Your running form can make a big difference when it comes to the effectiveness of your workouts and your speed as a runner. Improving your running form makes your workouts more effective and can improve your speed without increasing the amount of effort required. Here are some tips to help you improve your running form today.
1) Stretch before You Run
A disciplined stretch routine is a must for any athlete, or for anyone working out for fun or weight loss. Spend about ten minutes warming up your muscles with a gentle jog, then spend another ten minutes stretching your calves, hamstrings, quads and glutes. Stretch your back and shoulders to help improve your posture while running; good posture is important for runners. Hold each stretch for 20 to 30 seconds.
2) Mind Your Posture
Good posture allows you to remain relaxed during the run, using only the muscles you need to use and therefore expending your energy to the best advantage.
Keep your back straight and look straight ahead while running. If you need to turn your head, use your neck to avoid straining your back or throwing your hips off balance. The only time you should lean into the run is when you're running up or downhill.
3) Stay Relaxed
Keep your upper body relaxed while you run. Your hands should remain unclenched, with the fingers loosely curled. Keep your shoulders relaxed and allow your arms to swing back and forth in rhythm with your legs. Tight shoulders, arms and hands will cause upper body pain during your run.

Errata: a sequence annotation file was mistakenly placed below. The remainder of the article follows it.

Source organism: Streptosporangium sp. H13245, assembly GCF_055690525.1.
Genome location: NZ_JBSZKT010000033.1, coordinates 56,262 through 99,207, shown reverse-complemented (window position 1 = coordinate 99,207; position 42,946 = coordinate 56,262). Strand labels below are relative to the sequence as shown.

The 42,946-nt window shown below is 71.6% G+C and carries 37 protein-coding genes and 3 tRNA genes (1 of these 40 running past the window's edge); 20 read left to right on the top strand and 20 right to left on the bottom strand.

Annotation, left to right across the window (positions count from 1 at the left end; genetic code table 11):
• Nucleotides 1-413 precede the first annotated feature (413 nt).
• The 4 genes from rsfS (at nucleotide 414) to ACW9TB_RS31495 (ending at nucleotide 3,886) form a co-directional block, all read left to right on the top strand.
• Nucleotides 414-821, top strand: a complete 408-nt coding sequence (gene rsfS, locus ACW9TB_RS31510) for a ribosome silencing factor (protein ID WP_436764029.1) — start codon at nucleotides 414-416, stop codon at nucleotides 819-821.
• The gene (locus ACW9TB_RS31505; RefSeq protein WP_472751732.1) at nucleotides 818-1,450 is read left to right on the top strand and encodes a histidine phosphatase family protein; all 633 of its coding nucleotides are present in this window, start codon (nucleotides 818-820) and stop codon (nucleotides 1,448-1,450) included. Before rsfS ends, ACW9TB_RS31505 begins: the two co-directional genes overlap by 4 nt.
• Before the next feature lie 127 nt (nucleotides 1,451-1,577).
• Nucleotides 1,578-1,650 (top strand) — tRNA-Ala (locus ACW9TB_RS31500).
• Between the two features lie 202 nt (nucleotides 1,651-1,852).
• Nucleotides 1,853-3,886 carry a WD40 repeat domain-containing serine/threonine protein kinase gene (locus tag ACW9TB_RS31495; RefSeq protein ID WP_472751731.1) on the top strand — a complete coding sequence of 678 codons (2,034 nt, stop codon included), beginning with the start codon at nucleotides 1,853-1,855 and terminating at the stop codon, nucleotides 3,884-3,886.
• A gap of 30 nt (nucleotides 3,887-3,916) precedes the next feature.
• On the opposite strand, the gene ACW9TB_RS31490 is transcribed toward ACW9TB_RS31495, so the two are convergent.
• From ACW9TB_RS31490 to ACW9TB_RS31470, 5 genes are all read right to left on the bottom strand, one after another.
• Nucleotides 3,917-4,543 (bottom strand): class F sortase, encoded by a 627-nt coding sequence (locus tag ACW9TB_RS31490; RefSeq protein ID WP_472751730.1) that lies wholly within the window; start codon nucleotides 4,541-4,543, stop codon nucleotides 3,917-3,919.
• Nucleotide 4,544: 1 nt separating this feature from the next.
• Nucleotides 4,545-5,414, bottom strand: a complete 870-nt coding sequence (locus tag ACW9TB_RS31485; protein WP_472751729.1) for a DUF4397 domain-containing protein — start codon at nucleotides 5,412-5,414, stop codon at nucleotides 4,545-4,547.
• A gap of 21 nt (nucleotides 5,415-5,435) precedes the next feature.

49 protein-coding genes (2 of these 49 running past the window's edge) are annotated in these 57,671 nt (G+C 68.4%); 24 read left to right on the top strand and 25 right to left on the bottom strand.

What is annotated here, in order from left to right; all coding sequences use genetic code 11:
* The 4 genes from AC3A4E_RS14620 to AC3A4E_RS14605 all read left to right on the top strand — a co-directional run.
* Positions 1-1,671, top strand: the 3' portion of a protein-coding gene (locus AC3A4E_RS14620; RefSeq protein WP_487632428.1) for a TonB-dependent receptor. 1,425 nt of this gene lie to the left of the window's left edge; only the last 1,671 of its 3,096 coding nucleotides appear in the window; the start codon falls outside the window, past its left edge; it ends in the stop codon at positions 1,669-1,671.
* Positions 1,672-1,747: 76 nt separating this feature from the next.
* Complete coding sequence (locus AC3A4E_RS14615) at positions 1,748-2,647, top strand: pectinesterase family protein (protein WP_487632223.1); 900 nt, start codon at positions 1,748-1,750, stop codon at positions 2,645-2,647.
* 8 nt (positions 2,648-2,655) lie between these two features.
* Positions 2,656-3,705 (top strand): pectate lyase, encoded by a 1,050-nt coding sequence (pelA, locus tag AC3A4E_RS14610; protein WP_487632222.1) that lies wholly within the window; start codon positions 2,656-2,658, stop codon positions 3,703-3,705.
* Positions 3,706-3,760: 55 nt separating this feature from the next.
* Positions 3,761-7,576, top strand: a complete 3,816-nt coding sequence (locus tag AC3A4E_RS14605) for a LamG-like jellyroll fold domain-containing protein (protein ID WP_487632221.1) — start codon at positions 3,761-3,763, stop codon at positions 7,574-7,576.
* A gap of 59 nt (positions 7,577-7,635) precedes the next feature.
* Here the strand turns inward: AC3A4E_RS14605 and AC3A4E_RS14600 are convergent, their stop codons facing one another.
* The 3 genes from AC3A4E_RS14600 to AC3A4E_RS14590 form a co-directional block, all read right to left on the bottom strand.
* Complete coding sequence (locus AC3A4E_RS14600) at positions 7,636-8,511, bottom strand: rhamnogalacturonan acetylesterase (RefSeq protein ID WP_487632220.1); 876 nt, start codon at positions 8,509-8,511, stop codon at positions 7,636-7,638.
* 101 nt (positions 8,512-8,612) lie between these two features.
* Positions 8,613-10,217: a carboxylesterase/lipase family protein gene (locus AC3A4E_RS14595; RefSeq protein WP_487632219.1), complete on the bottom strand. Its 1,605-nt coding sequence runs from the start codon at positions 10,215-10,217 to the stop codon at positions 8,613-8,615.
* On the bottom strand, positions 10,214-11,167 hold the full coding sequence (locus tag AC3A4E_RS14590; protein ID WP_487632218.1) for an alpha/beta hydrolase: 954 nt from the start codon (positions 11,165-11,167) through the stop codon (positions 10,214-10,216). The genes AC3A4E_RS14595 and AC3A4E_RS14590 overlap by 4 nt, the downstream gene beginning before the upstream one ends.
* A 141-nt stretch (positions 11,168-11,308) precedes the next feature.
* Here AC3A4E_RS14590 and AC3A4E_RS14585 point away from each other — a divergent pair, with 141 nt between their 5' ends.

4) Use a Heel-to-Toe Step
You foot should ideally contact the ground at the heel, and roll gently forward toward the toe as you run. Land softly, keeping your foot directly below your hip. Push off into the next step from the ball of your foot for maximum forward momentum. Keep your feet straight. Make sure your toes aren't pointing inward or outward when you run, but straight ahead.
5) Remember to Breathe
Breathe deeply and rhythmically to ensure adequate oxygenation of your blood, which can give you more energy and make your muscles stronger. Inhale through your nose; this allows the air you breathe to reach an appropriate temperature before it enters your lungs. Exhale through your mouth to help release tension from the upper body.
6) Pace Yourself
Run at a comfortable, steady pace that's right for you. You should be able to carry on a conversation while running, so if you find yourself out of breath, slow down. If you're alone, sing softly to yourself to help regulate your pace.
Keep your strides even and short. Long strides might make you run faster, but ultimately they'll overstretch your muscles and make you weaker. If you feel any pain or begin to get fatigued, slow down or stop for a rest.
7) Cool down
Walk or jog slowly for ten minutes at the end of your run to help your heart and respiratory rate return to normal. Don't forget to stretch your muscles after your run.